A lightweight, portable oxygen generator has been developed to save the lives of injured soldiers on the frontline.
Designed for the Ministry of Defence by the Cambridge Design Partnership, the system uses an integrated miniature diesel engine to reduce its overall weight and volume compared with existing portable oxygen units.
‘Instead of using oxygen bottles, which are very heavy and dangerous on the front line, we came up with a solution of using an oxygen concentrator,’ said Stephen Lamb, a consultant at Cambridge Design Partnership.
‘The problem is you need a fair amount of power to operate that type of system. We were looking for something like 100W and, while batteries can deliver that, for the longevity we’re looking for, they are just too heavy.’
Diesel is far more energy dense than batteries and can be scavenged if necessary from ground-based vehicles or local sources. According to Lamb, just a small amount of diesel in the engine could provide oxygen for four to five hours.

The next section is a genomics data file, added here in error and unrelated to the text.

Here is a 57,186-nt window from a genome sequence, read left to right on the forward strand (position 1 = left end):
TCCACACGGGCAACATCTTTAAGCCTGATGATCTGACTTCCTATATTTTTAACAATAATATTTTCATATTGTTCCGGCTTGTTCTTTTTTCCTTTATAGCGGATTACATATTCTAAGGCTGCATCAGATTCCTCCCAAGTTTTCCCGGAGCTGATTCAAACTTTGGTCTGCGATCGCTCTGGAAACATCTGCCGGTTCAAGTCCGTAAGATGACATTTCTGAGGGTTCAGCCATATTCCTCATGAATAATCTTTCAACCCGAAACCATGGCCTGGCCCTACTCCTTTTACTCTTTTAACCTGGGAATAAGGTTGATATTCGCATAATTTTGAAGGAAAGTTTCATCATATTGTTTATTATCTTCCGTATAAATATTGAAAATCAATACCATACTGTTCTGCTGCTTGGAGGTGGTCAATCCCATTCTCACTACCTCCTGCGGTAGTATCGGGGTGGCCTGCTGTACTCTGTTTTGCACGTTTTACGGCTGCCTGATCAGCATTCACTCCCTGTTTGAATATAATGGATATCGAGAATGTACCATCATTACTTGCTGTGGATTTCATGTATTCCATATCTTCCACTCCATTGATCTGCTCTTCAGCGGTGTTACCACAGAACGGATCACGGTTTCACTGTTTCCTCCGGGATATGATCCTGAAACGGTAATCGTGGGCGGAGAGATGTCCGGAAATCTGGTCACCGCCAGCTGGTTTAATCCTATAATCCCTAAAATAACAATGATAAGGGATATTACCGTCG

‘In somewhere such as Afghanistan, when a soldier is seriously wounded they will be evacuated by helicopter,’ he said. ‘Usually that takes 30 to 60 minutes. Providing oxygen in that golden hour can dramatically increase survival rates and making it portable is crucial.’
The system also has the potential to use the compact engine as an electrical power source to further reduce the battery burden of dismounted soldiers, which can be as high as 11kg.
A prototype has already been successfully demonstrated. However, Cambridge Design Partnership is confident that it can miniaturise the system further based on its experience of developing medical equipment for civilian ambulance crews.